Caffeine intake associated with lower incidence of tinnitus

coffee

New research from Brigham and Women's Hospital (BWH) finds that higher caffeine intake is associated with lower rates of tinnitus, often described as a ringing or buzzing sound in the ear when there is no outside source of the sounds, in younger and middle-aged women. This research is published in the August issue of the American Journal of Medicine.

In this prospective study, which followed more than 65,000 women in the Nurses' Health Study II, researchers tracked self-reported results regarding lifestyle and medical history from these women, aged 30 to 44 years and without tinnitus in 1991. Information on self-reported tinnitus and date of onset was obtained from questionnaires returned in 2009, with cases defined as women who reported symptoms "a few days/week" or "daily." After 18 years of follow up, researchers identified 5,289 cases of reported incident tinnitus.

"We observed a significant inverse association between caffeine intake and the incidence of tinnitus among these women," said Gary Curhan, MD, ScD, senior author of the paper and a physician-researcher in the Channing Division of Network Medicine at BWH and Professor of Medicine at Harvard Medical School.

Specifically, researchers report that when compared with women with less than 150 milligrams/day (approximately one and a half 8-ounce cups of coffee), the incidence of reported tinnitus was 15 percent lower among those women who consumed 450 to 599 mg/day of caffeine. The majority of caffeine consumed among the was from coffee and the results did not vary by age.

"The reason behind this observed association is unclear," said Curhan. "We know that caffeine stimulates the central nervous system, and previous research has demonstrated that caffeine has a direct effect on the inner ear in both bench science and animal studies. Researchers note that further evidence is needed to make any recommendations about whether the addition of caffeine would improve symptoms.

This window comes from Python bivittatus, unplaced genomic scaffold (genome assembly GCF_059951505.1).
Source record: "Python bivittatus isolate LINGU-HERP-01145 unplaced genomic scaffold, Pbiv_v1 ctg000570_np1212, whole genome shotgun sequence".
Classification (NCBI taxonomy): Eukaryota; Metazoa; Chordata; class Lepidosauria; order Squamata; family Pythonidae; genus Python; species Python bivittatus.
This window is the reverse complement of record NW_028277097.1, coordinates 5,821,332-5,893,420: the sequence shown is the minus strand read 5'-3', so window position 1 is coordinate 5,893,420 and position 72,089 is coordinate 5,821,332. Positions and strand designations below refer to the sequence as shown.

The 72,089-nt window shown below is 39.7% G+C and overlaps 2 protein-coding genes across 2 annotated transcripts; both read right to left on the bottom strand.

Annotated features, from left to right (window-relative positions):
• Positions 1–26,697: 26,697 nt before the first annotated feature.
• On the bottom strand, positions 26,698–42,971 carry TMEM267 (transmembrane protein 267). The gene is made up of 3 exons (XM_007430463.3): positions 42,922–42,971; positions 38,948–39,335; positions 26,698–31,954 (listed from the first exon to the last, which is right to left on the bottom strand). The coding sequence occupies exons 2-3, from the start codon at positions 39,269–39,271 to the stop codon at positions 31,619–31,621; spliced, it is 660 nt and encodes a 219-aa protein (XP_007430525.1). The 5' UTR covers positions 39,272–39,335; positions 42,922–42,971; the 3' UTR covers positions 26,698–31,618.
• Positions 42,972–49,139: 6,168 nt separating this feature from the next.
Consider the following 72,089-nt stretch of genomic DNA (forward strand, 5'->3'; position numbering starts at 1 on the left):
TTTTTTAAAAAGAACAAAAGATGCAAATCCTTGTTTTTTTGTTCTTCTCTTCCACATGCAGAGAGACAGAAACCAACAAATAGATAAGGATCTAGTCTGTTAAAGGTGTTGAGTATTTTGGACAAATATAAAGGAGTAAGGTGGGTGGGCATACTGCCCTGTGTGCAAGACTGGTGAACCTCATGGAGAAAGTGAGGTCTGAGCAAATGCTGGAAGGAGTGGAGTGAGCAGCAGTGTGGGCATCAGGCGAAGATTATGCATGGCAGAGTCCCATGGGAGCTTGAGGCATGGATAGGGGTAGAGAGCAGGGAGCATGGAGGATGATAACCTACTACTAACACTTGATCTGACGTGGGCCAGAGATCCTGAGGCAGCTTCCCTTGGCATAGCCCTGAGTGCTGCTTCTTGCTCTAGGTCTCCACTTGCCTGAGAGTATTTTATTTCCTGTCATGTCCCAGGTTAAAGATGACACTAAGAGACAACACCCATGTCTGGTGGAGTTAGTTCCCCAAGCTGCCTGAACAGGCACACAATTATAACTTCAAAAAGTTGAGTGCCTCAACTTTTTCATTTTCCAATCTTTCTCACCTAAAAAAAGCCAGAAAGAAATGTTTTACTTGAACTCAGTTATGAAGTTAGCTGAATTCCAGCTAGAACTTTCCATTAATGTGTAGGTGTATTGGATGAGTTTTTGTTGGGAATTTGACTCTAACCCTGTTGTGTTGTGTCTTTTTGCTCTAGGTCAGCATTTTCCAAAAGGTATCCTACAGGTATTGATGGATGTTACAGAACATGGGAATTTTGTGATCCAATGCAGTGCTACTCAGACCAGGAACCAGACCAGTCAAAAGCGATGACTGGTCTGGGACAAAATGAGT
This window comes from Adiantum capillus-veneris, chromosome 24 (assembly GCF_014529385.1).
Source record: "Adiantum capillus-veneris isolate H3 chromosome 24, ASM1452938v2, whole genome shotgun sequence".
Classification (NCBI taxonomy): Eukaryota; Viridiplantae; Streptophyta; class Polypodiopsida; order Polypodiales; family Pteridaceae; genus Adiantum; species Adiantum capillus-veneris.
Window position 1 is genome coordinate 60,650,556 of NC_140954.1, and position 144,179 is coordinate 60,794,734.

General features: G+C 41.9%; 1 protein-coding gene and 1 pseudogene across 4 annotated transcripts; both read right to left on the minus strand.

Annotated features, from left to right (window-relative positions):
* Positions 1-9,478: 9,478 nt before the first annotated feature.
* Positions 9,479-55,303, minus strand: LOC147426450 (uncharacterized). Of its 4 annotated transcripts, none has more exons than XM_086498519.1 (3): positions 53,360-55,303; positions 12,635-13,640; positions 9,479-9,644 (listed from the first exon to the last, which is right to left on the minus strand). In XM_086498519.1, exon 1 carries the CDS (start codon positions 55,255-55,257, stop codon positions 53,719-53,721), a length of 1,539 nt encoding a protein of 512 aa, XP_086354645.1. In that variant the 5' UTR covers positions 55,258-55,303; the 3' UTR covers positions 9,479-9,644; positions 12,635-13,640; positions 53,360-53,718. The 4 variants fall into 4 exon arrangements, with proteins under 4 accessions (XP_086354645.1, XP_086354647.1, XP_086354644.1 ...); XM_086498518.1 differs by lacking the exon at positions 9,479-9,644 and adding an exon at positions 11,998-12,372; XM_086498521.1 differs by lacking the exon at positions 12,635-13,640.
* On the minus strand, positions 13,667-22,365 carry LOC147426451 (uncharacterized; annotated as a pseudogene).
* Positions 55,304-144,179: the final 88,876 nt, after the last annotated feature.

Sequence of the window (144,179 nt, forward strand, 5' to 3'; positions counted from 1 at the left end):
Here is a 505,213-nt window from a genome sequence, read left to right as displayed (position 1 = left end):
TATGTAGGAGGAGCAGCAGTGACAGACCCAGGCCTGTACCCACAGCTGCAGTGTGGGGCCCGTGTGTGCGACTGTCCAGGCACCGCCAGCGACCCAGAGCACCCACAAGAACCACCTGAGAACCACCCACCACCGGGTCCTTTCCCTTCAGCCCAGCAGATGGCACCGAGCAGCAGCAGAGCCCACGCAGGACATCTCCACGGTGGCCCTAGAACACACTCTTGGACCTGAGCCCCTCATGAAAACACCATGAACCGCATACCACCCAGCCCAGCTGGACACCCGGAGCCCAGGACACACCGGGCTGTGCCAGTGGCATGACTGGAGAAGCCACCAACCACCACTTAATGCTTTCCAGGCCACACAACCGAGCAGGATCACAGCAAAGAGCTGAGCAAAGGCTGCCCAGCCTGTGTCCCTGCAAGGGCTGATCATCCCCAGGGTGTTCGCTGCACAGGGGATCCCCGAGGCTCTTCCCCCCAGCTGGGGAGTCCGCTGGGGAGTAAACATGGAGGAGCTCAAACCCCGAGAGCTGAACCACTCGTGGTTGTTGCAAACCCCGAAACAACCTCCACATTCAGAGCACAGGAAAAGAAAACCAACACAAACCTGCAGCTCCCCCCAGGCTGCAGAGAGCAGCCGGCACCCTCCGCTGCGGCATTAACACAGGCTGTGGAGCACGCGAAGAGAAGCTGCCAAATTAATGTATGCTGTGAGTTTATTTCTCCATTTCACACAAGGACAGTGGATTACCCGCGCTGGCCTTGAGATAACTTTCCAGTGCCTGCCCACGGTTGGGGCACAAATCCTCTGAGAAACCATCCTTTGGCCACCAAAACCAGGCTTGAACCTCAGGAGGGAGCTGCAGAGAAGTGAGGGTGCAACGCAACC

add to favorites email to friend print save as pdf

Related Stories

Is coffee aggravating your hot flashes?

Jul 25, 2014

(HealthDay)—Drinking caffeine may worsen the hot flashes and night sweats that affect roughly two-thirds of women as they go through menopause, new survey data suggests.

Coffee, caffeine not linked to psoriasis in U.S. women

Mar 21, 2012

(HealthDay) -- Coffee and caffeine are not associated with psoriasis incidence after adjustment for smoking, according to a research letter published in the March issue of the Archives of Dermatology.

Study casts doubt on caffeine link to tinnitus

Jan 12, 2010

(PhysOrg.com) -- New research has found giving up caffeine does not relieve tinnitus and acute caffeine withdrawal might add to the problem. This is the first study of its kind to look at the effect of caffeine ...

Coffee drinking tied to lower risk of suicide

Jul 25, 2013

Drinking several cups of coffee daily appears to reduce the risk of suicide in men and women by about 50 percent, according to a new study by researchers at the Harvard School of Public Health (HSPH). The st ...

Recommended for you

Evidence plays limited role in OTC decision making

11 hours ago

(HealthDay)—For pharmacy graduates and tutors, evidence seems to play a limited role in over-the-counter decision making, according to a study published online Dec. 11 in the Journal of Evaluation in Cl ...

Shared medical appointments beneficial in geriatric care

12 hours ago

(HealthDay)—For older patients, a shared medical appointment (SMA) program facilitates early detection and referral for geriatric syndromes, according to an article published online Nov. 29 in the Journal of ...

User comments

Please sign in to add a comment. Registration is free, and takes less than a minute. Read more

Click here to reset your password.
Sign in to get notified via email when new comments are made.